By Michael Candelario
In our era of unprecedented environmental advocacy and awareness, there is a crucial preservation effort being made to restore and protect one of the most important facets of our waterways: oysters. Though many of us civilians may not appreciate how vital these critters are to the natural environment, oysters and other shellfish are essential elements in keeping local waterways populated and safe. Oysters filter the brackish water in which they live, acting as a sort of natural cleaner. Moreover, oyster beds themselves can foster loads of other species – a healthy oyster bed can house up to 300 kinds of flora and fauna. In North Carolina, oyster beds are particularly attractive to flounder and sheepshead, and serve as natural nurseries for baby gag grouper and black sea bass. But oysters are not just important to the living things around them. Studies of oyster reefs have shown that they literally “shore up” our shoreline, protecting the coast from erosion both by trapping sediment and by reducing the impact energy of incoming waves.
Happily, the NC Division of Marine Fisheries reports that our state has “one of the most active shellfish restoration programs in the country.” Since much of our local revenue comes from our sea life, and since oysters are such an integral part of keeping that sea life thriving, such a program is necessary. But how do we accomplish this superlative effort? Largely, our restoration program is attributable to two main components.
First, our state has cordoned off 12 previously viable oyster habitats and reserved these areas as oyster sanctuaries. Within the limits of an oyster sanctuary, harvesting any oysters is strictly prohibited, and so is the use of “bottom disturbing equipment” which may disturb the habitats. The sanctuaries provide safe locations for oysters to grow and produce eggs that will eventually filter out downstream and populate surrounding territories.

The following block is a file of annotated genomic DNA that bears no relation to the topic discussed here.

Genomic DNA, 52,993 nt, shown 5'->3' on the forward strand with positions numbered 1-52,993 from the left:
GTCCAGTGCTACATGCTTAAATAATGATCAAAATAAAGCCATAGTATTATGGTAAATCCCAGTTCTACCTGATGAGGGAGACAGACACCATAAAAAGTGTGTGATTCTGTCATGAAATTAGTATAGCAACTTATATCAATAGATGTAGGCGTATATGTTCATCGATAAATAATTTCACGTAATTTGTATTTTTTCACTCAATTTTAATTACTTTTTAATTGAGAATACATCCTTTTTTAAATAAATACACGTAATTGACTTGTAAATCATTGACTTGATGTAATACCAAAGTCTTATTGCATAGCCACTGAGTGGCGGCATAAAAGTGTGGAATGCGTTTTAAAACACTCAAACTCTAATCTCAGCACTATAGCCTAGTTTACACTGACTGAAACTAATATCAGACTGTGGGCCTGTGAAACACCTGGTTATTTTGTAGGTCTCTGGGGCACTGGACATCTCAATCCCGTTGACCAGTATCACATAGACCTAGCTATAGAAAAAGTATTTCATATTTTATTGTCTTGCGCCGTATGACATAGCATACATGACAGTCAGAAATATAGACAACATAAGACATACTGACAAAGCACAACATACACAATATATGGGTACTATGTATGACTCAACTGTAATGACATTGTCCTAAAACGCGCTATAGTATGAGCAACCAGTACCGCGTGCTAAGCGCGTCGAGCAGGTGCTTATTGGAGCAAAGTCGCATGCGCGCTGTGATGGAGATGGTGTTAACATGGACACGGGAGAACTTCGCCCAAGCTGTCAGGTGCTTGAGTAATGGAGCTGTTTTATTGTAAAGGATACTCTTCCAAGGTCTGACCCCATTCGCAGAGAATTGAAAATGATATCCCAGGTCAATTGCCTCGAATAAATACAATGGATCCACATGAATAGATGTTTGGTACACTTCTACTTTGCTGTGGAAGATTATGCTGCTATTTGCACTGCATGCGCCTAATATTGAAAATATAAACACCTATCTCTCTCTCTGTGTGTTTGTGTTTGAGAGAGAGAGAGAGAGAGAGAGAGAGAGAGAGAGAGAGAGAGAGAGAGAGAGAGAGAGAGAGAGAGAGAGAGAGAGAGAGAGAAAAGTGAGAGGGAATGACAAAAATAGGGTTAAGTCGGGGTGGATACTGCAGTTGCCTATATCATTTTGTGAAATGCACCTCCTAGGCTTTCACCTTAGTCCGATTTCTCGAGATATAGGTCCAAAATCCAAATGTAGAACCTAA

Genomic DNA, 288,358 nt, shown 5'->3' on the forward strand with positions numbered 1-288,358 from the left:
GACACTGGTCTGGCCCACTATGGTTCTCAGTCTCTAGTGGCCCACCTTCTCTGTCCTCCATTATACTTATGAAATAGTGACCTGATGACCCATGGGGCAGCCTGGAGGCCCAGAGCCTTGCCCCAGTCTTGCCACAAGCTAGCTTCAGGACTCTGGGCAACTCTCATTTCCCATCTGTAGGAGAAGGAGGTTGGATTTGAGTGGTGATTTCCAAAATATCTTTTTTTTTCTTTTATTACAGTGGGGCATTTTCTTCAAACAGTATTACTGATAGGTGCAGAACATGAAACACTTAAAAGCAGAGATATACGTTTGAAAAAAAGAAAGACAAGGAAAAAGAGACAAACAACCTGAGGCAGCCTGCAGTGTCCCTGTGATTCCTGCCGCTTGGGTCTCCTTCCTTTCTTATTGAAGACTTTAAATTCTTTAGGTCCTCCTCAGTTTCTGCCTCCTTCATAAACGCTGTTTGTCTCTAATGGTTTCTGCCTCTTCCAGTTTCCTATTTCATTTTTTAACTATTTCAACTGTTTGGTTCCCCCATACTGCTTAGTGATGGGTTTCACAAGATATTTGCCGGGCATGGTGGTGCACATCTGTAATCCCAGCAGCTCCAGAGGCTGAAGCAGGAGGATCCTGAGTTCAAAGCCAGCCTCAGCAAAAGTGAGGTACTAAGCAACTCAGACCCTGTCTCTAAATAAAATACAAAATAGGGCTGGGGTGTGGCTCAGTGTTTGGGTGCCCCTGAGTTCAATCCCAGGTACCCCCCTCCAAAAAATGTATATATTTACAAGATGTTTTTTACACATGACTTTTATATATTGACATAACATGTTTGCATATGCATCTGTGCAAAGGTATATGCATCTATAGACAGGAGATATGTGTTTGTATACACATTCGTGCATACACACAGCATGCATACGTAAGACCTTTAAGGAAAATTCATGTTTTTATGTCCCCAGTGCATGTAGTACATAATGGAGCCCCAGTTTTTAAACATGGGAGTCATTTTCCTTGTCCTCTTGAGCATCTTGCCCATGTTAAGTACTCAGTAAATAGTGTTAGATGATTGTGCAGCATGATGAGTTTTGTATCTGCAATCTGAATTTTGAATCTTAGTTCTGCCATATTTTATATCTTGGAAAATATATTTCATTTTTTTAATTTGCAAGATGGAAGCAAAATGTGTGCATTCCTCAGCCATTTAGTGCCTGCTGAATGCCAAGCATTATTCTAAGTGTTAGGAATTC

The other main component of North Carolina’s shellfish restoration program is the creation of artificial reefs. Since oyster reefs provide the “three F’s” – food, filter and fish habitats – creating more of them helps to foster ecological growth. Typically, artificial reefs are created using a mixture of used, recycled oyster shells and various other non-natural materials like decommissioned shipping vessels, railroad cars, concrete, pipe, rubble and even sections of manhole covers. This hodgepodge of craggy material is usually arranged into pyramidal piles to form the reefs. However, a newer technique is being tried out on Roanoke Island. Here, the NC Coastal Federation has “upcycled” abandoned and lost crabpots collected as part of a joint effort with Marine Fisheries. These old crabpots are staked down individually with rebar and will eventually serve as colonization-points for free-floating oyster spat. Though this has been done elsewhere, the NCCF is measuring the success of these crabpot reefs against that of “control” reefs made in the more common manner.
The Coastal Federation is no stranger to protecting our waterways. In previous years, the National Oceanic and Atmospheric Administration granted the federation $5 million from the American Recovery and Reinvestment Act to dedicate to a large-scale oyster restoration project. Since then, the federation has developed 100 acres of oyster reef using more than 40,000 bushels of recycled oyster shells – that’s over 54,000 tons of reef material.